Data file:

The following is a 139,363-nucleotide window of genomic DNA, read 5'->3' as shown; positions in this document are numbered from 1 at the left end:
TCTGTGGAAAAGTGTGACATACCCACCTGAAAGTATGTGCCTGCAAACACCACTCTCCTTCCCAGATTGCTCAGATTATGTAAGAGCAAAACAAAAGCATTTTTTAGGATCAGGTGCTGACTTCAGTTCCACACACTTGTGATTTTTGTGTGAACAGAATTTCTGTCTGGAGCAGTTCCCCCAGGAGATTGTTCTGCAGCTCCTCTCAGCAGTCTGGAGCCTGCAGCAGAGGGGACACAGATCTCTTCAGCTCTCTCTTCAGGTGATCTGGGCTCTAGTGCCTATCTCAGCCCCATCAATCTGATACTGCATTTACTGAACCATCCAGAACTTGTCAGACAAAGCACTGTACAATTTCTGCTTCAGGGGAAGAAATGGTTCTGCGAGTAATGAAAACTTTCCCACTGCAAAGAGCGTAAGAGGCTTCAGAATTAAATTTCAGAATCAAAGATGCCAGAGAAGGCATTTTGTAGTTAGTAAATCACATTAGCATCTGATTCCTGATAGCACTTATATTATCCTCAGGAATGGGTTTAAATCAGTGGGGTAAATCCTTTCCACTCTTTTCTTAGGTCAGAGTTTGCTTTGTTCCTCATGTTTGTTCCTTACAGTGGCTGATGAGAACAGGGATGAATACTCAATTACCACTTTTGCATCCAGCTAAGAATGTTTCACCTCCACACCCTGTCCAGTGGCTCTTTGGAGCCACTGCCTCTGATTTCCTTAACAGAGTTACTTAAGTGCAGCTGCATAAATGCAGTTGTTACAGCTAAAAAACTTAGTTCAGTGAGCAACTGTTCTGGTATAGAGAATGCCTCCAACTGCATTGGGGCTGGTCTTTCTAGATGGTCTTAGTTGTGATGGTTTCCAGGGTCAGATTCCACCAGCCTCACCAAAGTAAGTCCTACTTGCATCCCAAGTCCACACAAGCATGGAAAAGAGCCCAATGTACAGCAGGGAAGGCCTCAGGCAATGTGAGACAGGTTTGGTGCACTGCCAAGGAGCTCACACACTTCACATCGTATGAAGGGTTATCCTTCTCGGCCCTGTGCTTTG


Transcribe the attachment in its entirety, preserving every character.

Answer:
The following is a 139,363-nucleotide window of genomic DNA, read 5'->3' as shown; positions in this document are numbered from 1 at the left end:
TCTGTGGAAAAGTGTGACATACCCACCTGAAAGTATGTGCCTGCAAACACCACTCTCCTTCCCAGATTGCTCAGATTATGTAAGAGCAAAACAAAAGCATTTTTTAGGATCAGGTGCTGACTTCAGTTCCACACACTTGTGATTTTTGTGTGAACAGAATTTCTGTCTGGAGCAGTTCCCCCAGGAGATTGTTCTGCAGCTCCTCTCAGCAGTCTGGAGCCTGCAGCAGAGGGGACACAGATCTCTTCAGCTCTCTCTTCAGGTGATCTGGGCTCTAGTGCCTATCTCAGCCCCATCAATCTGATACTGCATTTACTGAACCATCCAGAACTTGTCAGACAAAGCACTGTACAATTTCTGCTTCAGGGGAAGAAATGGTTCTGCGAGTAATGAAAACTTTCCCACTGCAAAGAGCGTAAGAGGCTTCAGAATTAAATTTCAGAATCAAAGATGCCAGAGAAGGCATTTTGTAGTTAGTAAATCACATTAGCATCTGATTCCTGATAGCACTTATATTATCCTCAGGAATGGGTTTAAATCAGTGGGGTAAATCCTTTCCACTCTTTTCTTAGGTCAGAGTTTGCTTTGTTCCTCATGTTTGTTCCTTACAGTGGCTGATGAGAACAGGGATGAATACTCAATTACCACTTTTGCATCCAGCTAAGAATGTTTCACCTCCACACCCTGTCCAGTGGCTCTTTGGAGCCACTGCCTCTGATTTCCTTAACAGAGTTACTTAAGTGCAGCTGCATAAATGCAGTTGTTACAGCTAAAAAACTTAGTTCAGTGAGCAACTGTTCTGGTATAGAGAATGCCTCCAACTGCATTGGGGCTGGTCTTTCTAGATGGTCTTAGTTGTGATGGTTTCCAGGGTCAGATTCCACCAGCCTCACCAAAGTAAGTCCTACTTGCATCCCAAGTCCACACAAGCATGGAAAAGAGCCCAATGTACAGCAGGGAAGGCCTCAGGCAATGTGAGACAGGTTTGGTGCACTGCCAAGGAGCTCACACACTTCACATCGTATGAAGGGTTATCCTTCTCGGCCCTGTGCTTTG